The centurion answered and said, Lord, I am not worthy that thou shouldest come under my roof: but speak the word only, and my servant shall be healed.
8:8 The centurion answered. Through friends whom he had sent for this purpose (Lu 7:6).

I am not worthy that thou shouldest come under my roof. This humility was partly due to his consciousness that he was a Gentile. Rigid Jews did not hold social intercourse with Gentiles, and the centurion may have supposed that so holy a Jewish teacher as Jesus would hesitate to come under his roof.

Speak the word only. Speak only a word is the idea, and my servant will be healed. Not even Martha (Joh 11:21) thought that Jesus could have saved her brother Lazarus without going to him. His faith was great.

For I am a man under authority, having soldiers under me: and I say to this man, Go, and he goeth; and to another, Come, and he cometh; and to my servant, Do this, and he doeth it.
8:9 For I am a man under authority, etc. The meaning is: If I, in my subordinate station, am obeyed, how much more thou, who art over all, and whom disease serve as their master. As he could say, Go, to a soldier and was at once obeyed, so Jesus could say, Go, to the disease, and it would obey him.
When Jesus heard it, he marvelled, and said to them that followed, Verily I say unto you, I have not found so great faith, no, not in Israel.
8:10 When Jesus heard it, he marvelled. There are two cases in the Lord's history where he is said to have marvelled; here and in Mr 6:6. In one case he marvels at the faith of a Gentile; in the other at the unbelief of the Jews.

I have not found so great faith, no, not in Israel. The greatness of his faith is shown in his lofty conception of the power and dignity of Christ. This great faith was found, not in Israel, but in a Gentile. In one case beside, that of the Syrophoenician woman (Mt 15:28), also a Gentile, the Lord commends the greatness of faith.

And I say unto you, That many shall come from the east and west, and shall sit down with Abraham, and Isaac, and Jacob, in the kingdom of heaven.
8:11 Many shall come from the east and west. The terms the east and the west, the extreme points of the compass, are taken to indicate the regions that are far away, the whole world. The Lord means not only those who are geographically far away from Israel, but those who have been far away spiritually, Gentiles as well as Jews.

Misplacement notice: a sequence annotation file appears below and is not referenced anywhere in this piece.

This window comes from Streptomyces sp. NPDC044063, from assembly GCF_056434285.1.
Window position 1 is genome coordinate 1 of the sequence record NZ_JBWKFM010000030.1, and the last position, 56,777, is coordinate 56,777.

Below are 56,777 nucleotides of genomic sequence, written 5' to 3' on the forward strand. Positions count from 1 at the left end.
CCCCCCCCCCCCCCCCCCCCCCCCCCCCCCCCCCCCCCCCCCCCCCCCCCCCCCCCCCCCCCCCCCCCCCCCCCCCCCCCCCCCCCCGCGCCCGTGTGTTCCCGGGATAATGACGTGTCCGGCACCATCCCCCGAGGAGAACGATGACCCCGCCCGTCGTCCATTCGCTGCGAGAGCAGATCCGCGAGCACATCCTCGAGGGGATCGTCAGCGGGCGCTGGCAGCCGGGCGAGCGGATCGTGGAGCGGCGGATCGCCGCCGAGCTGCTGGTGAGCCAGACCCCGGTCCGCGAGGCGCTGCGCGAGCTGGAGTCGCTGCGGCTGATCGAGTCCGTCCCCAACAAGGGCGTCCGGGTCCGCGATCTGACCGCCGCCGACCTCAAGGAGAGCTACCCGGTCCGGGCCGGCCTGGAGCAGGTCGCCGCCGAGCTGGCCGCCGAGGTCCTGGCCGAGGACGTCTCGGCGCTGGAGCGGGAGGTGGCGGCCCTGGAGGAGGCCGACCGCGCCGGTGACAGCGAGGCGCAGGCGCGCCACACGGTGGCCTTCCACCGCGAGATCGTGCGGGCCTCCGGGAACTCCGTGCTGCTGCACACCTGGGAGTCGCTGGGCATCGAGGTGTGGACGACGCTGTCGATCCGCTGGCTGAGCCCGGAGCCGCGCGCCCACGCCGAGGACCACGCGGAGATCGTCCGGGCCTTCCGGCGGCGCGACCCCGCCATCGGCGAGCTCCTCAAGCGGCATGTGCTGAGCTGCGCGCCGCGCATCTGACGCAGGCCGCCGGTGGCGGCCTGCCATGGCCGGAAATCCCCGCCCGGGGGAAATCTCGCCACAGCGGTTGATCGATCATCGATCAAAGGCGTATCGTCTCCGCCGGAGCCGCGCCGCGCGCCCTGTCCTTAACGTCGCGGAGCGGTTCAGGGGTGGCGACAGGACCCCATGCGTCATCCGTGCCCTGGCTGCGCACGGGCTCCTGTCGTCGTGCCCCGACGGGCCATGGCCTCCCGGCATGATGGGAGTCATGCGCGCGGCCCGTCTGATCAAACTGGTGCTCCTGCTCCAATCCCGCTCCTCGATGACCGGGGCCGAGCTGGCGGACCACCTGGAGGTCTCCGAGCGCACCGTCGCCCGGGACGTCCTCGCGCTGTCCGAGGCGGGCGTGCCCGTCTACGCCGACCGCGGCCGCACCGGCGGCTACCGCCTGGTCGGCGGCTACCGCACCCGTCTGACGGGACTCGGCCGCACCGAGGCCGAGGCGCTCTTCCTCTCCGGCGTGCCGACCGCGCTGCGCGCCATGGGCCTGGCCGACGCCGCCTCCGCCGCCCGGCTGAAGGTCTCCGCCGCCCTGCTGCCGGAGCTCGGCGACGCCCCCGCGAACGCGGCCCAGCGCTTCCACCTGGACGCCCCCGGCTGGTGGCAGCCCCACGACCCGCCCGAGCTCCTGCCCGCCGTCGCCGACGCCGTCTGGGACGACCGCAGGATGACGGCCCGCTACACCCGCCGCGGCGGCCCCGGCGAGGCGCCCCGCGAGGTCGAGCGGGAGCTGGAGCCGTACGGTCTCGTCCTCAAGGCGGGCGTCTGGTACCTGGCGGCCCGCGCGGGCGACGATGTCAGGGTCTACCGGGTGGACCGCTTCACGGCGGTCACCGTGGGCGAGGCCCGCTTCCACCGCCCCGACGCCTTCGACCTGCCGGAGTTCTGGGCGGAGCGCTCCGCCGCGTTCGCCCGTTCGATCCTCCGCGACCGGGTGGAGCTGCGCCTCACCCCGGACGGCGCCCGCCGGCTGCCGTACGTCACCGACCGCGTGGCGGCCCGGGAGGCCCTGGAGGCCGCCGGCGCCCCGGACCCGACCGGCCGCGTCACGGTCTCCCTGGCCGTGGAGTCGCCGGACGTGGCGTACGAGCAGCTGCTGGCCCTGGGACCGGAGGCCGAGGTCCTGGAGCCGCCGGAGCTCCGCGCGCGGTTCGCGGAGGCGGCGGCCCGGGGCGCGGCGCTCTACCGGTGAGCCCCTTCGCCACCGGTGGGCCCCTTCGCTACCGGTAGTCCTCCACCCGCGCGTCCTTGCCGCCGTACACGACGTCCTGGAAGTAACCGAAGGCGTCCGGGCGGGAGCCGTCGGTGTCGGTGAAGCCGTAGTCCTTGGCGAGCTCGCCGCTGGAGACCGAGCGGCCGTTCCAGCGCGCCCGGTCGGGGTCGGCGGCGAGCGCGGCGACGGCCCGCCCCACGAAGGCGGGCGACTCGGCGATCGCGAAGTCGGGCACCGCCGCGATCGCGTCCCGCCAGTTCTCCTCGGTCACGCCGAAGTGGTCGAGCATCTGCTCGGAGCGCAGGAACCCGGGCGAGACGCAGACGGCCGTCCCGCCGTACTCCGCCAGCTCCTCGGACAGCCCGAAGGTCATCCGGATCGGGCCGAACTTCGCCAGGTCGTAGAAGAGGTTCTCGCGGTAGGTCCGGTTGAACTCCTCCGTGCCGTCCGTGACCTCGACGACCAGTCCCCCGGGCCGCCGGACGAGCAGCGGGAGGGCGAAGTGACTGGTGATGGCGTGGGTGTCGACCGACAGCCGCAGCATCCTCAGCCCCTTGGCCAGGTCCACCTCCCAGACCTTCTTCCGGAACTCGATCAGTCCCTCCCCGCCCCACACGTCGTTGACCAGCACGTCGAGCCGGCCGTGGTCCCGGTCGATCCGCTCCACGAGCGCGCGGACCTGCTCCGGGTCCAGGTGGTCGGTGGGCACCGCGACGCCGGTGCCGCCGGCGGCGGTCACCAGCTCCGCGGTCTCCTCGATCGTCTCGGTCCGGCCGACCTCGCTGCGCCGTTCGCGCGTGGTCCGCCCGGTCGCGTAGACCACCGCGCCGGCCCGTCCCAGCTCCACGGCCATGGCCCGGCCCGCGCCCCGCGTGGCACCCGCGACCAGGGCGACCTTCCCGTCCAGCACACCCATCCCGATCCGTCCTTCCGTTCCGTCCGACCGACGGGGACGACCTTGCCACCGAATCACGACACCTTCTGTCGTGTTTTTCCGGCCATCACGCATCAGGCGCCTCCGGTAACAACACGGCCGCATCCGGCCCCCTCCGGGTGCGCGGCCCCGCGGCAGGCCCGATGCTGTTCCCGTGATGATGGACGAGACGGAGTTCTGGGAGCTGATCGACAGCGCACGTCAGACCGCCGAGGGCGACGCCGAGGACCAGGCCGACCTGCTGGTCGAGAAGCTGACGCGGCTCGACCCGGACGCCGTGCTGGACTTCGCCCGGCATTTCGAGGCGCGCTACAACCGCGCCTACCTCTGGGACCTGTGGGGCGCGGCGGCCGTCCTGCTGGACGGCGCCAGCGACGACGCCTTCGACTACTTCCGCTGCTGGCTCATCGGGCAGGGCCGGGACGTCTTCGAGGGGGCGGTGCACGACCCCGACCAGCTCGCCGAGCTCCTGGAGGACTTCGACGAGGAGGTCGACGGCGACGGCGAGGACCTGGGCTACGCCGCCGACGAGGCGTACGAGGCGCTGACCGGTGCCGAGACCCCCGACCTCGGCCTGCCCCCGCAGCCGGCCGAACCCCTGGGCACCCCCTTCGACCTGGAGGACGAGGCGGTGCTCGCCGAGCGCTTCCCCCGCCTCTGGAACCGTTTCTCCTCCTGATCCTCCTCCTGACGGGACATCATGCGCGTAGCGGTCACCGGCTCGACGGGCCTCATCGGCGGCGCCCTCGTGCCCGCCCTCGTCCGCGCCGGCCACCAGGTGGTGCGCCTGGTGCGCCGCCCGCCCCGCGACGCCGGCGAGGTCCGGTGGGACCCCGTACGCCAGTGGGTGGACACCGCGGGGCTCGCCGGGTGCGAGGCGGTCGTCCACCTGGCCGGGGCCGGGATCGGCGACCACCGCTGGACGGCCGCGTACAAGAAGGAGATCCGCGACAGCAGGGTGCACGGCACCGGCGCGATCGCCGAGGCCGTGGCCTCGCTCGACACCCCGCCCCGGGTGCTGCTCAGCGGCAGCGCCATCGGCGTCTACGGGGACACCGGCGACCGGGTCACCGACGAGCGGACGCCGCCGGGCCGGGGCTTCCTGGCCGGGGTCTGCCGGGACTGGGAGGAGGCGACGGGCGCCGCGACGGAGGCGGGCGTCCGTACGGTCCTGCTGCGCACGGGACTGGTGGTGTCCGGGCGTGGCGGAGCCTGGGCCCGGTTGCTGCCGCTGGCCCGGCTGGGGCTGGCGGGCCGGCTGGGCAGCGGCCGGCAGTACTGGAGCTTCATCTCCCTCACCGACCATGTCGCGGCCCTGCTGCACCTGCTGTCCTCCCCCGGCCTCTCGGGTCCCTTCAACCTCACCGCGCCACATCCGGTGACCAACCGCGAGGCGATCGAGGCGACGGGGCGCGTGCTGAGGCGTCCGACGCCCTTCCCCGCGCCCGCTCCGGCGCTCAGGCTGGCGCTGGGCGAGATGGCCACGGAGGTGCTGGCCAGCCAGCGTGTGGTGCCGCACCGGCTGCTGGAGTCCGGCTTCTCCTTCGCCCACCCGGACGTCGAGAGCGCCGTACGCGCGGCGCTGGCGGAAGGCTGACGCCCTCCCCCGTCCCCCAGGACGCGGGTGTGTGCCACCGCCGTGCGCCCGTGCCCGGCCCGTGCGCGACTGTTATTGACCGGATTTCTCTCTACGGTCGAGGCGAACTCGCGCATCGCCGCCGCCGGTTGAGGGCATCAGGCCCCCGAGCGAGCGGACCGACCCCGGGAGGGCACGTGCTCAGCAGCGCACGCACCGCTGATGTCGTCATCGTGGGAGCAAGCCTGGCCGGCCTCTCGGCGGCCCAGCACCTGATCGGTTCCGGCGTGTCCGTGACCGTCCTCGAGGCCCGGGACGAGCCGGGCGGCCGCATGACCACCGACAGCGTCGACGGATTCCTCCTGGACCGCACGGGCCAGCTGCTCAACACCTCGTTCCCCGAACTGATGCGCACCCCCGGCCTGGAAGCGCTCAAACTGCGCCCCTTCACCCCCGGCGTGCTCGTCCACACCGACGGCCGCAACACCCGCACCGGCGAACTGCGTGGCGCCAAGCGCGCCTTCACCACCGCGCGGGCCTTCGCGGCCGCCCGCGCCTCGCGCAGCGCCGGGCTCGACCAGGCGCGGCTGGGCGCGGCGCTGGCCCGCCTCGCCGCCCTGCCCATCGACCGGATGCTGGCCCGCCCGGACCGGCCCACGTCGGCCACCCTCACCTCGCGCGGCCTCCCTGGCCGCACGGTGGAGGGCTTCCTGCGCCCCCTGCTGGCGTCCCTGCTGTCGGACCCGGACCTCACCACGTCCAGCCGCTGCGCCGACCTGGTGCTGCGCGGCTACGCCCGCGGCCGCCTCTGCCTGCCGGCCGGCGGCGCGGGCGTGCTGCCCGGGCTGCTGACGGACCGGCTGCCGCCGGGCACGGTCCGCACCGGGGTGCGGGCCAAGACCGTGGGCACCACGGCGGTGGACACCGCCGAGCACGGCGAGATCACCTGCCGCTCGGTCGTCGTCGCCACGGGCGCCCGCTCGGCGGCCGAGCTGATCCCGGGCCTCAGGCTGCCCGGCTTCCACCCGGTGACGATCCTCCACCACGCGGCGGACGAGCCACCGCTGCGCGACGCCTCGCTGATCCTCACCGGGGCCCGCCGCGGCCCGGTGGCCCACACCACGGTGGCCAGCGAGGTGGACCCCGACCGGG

Shall sit down with Abraham, and Isaac, and Jacob. The Jews were accustomed to speak to the delights of the Messiah's kingdom as a feast with the patriarchs. The language implies intimate domestic intercourse and fellowship.

The kingdom of heaven refers, here, rather to the eternal blessed state than to the church on earth.

But the children of the kingdom shall be cast out into outer darkness: there shall be weeping and gnashing of teeth.
8:12 But the children of the kingdom. The Jews, the natural children of Abraham, the Father of the faithful, heirs of the promises made to him.

Cast out. Because they rejected the Messiah, in whom all the promises center.

Into outer darkness. The history of the Jews for 1,800 years has been a fulfillment of this passage.

There shall be weeping and gnashing of teeth. There is a hint at the wretchedness of a future state of punishment.

And Jesus said unto the centurion, Go thy way; and as thou hast believed, so be it done unto thee. And his servant was healed in the selfsame hour.
8:13 As thou hast believed. The centurion believed that Jesus could heal his servant by speaking the word.

In the very selfsame hour. At the moment these words were spoken the servant was well.

And when Jesus was come into Peter's house, he saw his wife's mother laid, and sick of a fever.
8:14 Peter's... wife's mother. Compare Mr 1:29-34 Lu 4:38-41. Peter, whom the Catholics make the first of the popes, was, therefore, a married man. See also 1Co 9:5. Malarious fevers are still common in the vicinity of Capernaum, due probably to the adjacent marshes.
And he touched her hand, and the fever left her: and she arose, and ministered unto them.
8:15 Touched her hand. He could heal by a word, or by his touch. At his touch the fever left her.